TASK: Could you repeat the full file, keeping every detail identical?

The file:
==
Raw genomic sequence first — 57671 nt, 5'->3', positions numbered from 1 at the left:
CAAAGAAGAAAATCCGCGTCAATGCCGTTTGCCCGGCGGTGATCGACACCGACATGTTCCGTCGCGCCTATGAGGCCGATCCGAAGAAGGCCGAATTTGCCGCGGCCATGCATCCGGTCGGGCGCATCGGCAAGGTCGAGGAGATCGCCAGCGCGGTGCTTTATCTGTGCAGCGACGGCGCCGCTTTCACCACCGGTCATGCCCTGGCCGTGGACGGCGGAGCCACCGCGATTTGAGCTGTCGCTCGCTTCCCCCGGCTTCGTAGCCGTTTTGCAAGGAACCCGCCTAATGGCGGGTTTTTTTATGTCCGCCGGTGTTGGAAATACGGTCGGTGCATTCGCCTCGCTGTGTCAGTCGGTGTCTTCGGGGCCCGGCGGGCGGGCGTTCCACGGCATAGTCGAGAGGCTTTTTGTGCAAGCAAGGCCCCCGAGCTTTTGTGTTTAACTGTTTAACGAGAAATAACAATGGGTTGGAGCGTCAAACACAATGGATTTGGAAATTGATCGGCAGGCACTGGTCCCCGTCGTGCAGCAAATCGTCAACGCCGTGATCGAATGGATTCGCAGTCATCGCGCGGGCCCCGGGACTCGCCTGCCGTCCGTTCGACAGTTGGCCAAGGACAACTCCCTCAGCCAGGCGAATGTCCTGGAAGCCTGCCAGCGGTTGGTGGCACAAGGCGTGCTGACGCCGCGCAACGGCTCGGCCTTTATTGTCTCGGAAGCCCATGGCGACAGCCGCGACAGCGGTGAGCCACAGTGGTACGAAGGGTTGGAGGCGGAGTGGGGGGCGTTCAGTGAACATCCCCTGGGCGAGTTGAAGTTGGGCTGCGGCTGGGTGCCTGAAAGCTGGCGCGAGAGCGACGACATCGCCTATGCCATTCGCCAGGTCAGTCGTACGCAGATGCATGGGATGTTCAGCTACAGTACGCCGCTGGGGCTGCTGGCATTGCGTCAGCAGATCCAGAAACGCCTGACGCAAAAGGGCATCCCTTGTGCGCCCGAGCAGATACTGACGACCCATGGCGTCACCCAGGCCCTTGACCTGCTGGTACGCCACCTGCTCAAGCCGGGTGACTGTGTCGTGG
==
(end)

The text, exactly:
Raw genomic sequence first — 57671 nt, 5'->3', positions numbered from 1 at the left:
CAAAGAAGAAAATCCGCGTCAATGCCGTTTGCCCGGCGGTGATCGACACCGACATGTTCCGTCGCGCCTATGAGGCCGATCCGAAGAAGGCCGAATTTGCCGCGGCCATGCATCCGGTCGGGCGCATCGGCAAGGTCGAGGAGATCGCCAGCGCGGTGCTTTATCTGTGCAGCGACGGCGCCGCTTTCACCACCGGTCATGCCCTGGCCGTGGACGGCGGAGCCACCGCGATTTGAGCTGTCGCTCGCTTCCCCCGGCTTCGTAGCCGTTTTGCAAGGAACCCGCCTAATGGCGGGTTTTTTTATGTCCGCCGGTGTTGGAAATACGGTCGGTGCATTCGCCTCGCTGTGTCAGTCGGTGTCTTCGGGGCCCGGCGGGCGGGCGTTCCACGGCATAGTCGAGAGGCTTTTTGTGCAAGCAAGGCCCCCGAGCTTTTGTGTTTAACTGTTTAACGAGAAATAACAATGGGTTGGAGCGTCAAACACAATGGATTTGGAAATTGATCGGCAGGCACTGGTCCCCGTCGTGCAGCAAATCGTCAACGCCGTGATCGAATGGATTCGCAGTCATCGCGCGGGCCCCGGGACTCGCCTGCCGTCCGTTCGACAGTTGGCCAAGGACAACTCCCTCAGCCAGGCGAATGTCCTGGAAGCCTGCCAGCGGTTGGTGGCACAAGGCGTGCTGACGCCGCGCAACGGCTCGGCCTTTATTGTCTCGGAAGCCCATGGCGACAGCCGCGACAGCGGTGAGCCACAGTGGTACGAAGGGTTGGAGGCGGAGTGGGGGGCGTTCAGTGAACATCCCCTGGGCGAGTTGAAGTTGGGCTGCGGCTGGGTGCCTGAAAGCTGGCGCGAGAGCGACGACATCGCCTATGCCATTCGCCAGGTCAGTCGTACGCAGATGCATGGGATGTTCAGCTACAGTACGCCGCTGGGGCTGCTGGCATTGCGTCAGCAGATCCAGAAACGCCTGACGCAAAAGGGCATCCCTTGTGCGCCCGAGCAGATACTGACGACCCATGGCGTCACCCAGGCCCTTGACCTGCTGGTACGCCACCTGCTCAAGCCGGGTGACTGTGTCGTGG